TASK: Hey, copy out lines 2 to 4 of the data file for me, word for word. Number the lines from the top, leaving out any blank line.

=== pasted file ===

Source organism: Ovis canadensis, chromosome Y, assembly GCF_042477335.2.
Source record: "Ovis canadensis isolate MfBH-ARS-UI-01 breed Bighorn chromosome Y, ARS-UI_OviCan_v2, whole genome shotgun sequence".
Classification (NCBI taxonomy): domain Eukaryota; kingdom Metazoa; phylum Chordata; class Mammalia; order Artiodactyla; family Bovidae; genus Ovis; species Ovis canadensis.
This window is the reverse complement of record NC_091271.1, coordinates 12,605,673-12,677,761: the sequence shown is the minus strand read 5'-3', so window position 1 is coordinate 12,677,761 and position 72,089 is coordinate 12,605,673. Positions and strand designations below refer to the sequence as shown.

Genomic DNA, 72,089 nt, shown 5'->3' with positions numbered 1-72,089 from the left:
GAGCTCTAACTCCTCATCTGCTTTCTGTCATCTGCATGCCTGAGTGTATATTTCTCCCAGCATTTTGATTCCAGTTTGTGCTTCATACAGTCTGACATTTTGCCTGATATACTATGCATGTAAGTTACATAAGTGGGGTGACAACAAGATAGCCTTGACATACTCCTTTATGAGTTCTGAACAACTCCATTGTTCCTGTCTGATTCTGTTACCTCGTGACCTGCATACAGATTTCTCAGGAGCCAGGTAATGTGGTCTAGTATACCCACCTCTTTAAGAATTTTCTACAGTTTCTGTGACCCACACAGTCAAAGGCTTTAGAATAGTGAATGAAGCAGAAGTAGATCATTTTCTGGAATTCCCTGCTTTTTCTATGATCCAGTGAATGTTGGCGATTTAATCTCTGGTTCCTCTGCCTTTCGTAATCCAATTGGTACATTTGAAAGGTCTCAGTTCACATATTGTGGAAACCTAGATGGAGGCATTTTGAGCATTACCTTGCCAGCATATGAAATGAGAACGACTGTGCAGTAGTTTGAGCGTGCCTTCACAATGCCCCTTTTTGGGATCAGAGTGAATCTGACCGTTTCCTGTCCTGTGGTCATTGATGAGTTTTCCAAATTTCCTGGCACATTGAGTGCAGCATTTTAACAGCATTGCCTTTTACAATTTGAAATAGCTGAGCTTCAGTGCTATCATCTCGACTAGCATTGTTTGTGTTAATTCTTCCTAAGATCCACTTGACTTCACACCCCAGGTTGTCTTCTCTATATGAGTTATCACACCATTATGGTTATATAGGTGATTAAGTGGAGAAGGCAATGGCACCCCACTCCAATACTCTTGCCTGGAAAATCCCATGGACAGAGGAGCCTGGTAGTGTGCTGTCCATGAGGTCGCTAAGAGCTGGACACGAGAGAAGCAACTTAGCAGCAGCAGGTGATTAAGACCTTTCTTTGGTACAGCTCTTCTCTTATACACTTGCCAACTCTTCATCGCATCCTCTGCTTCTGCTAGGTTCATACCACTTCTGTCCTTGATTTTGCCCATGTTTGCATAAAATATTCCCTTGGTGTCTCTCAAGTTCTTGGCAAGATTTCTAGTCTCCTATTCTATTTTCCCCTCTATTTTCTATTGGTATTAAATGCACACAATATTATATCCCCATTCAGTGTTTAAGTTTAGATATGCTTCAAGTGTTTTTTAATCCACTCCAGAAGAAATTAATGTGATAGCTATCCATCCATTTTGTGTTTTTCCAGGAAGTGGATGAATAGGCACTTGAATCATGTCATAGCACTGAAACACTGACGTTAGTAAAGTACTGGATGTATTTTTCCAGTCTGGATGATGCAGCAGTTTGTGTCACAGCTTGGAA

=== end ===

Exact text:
Source record: "Ovis canadensis isolate MfBH-ARS-UI-01 breed Bighorn chromosome Y, ARS-UI_OviCan_v2, whole genome shotgun sequence".
Classification (NCBI taxonomy): domain Eukaryota; kingdom Metazoa; phylum Chordata; class Mammalia; order Artiodactyla; family Bovidae; genus Ovis; species Ovis canadensis.
This window is the reverse complement of record NC_091271.1, coordinates 12,605,673-12,677,761: the sequence shown is the minus strand read 5'-3', so window position 1 is coordinate 12,677,761 and position 72,089 is coordinate 12,605,673. Positions and strand designations below refer to the sequence as shown.